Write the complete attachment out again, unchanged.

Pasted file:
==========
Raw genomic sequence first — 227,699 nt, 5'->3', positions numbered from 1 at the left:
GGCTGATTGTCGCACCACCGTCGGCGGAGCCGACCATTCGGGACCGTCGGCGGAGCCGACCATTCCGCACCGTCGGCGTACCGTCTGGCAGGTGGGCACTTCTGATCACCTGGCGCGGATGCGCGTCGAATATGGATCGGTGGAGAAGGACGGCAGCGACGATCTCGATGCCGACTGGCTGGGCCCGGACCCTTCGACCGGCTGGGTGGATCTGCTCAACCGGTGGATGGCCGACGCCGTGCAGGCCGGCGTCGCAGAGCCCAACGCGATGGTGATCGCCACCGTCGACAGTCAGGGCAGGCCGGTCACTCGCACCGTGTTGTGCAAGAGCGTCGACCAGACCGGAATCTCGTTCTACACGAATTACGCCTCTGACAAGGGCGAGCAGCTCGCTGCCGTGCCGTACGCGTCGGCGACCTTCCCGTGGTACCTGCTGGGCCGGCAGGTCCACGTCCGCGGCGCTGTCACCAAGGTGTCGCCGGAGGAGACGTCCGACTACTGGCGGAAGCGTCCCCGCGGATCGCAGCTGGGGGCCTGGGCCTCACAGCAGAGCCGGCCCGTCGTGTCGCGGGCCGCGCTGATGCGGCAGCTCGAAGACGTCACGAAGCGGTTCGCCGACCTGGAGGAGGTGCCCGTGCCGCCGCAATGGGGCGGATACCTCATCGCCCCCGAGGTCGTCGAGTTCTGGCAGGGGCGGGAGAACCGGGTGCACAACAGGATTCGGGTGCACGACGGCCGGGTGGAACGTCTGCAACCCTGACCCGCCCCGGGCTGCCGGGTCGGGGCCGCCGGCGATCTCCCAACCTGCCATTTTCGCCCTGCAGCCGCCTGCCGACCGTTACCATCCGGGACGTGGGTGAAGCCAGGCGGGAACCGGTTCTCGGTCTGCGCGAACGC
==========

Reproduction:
Raw genomic sequence first — 227,699 nt, 5'->3', positions numbered from 1 at the left:
GGCTGATTGTCGCACCACCGTCGGCGGAGCCGACCATTCGGGACCGTCGGCGGAGCCGACCATTCCGCACCGTCGGCGTACCGTCTGGCAGGTGGGCACTTCTGATCACCTGGCGCGGATGCGCGTCGAATATGGATCGGTGGAGAAGGACGGCAGCGACGATCTCGATGCCGACTGGCTGGGCCCGGACCCTTCGACCGGCTGGGTGGATCTGCTCAACCGGTGGATGGCCGACGCCGTGCAGGCCGGCGTCGCAGAGCCCAACGCGATGGTGATCGCCACCGTCGACAGTCAGGGCAGGCCGGTCACTCGCACCGTGTTGTGCAAGAGCGTCGACCAGACCGGAATCTCGTTCTACACGAATTACGCCTCTGACAAGGGCGAGCAGCTCGCTGCCGTGCCGTACGCGTCGGCGACCTTCCCGTGGTACCTGCTGGGCCGGCAGGTCCACGTCCGCGGCGCTGTCACCAAGGTGTCGCCGGAGGAGACGTCCGACTACTGGCGGAAGCGTCCCCGCGGATCGCAGCTGGGGGCCTGGGCCTCACAGCAGAGCCGGCCCGTCGTGTCGCGGGCCGCGCTGATGCGGCAGCTCGAAGACGTCACGAAGCGGTTCGCCGACCTGGAGGAGGTGCCCGTGCCGCCGCAATGGGGCGGATACCTCATCGCCCCCGAGGTCGTCGAGTTCTGGCAGGGGCGGGAGAACCGGGTGCACAACAGGATTCGGGTGCACGACGGCCGGGTGGAACGTCTGCAACCCTGACCCGCCCCGGGCTGCCGGGTCGGGGCCGCCGGCGATCTCCCAACCTGCCATTTTCGCCCTGCAGCCGCCTGCCGACCGTTACCATCCGGGACGTGGGTGAAGCCAGGCGGGAACCGGTTCTCGGTCTGCGCGAACGC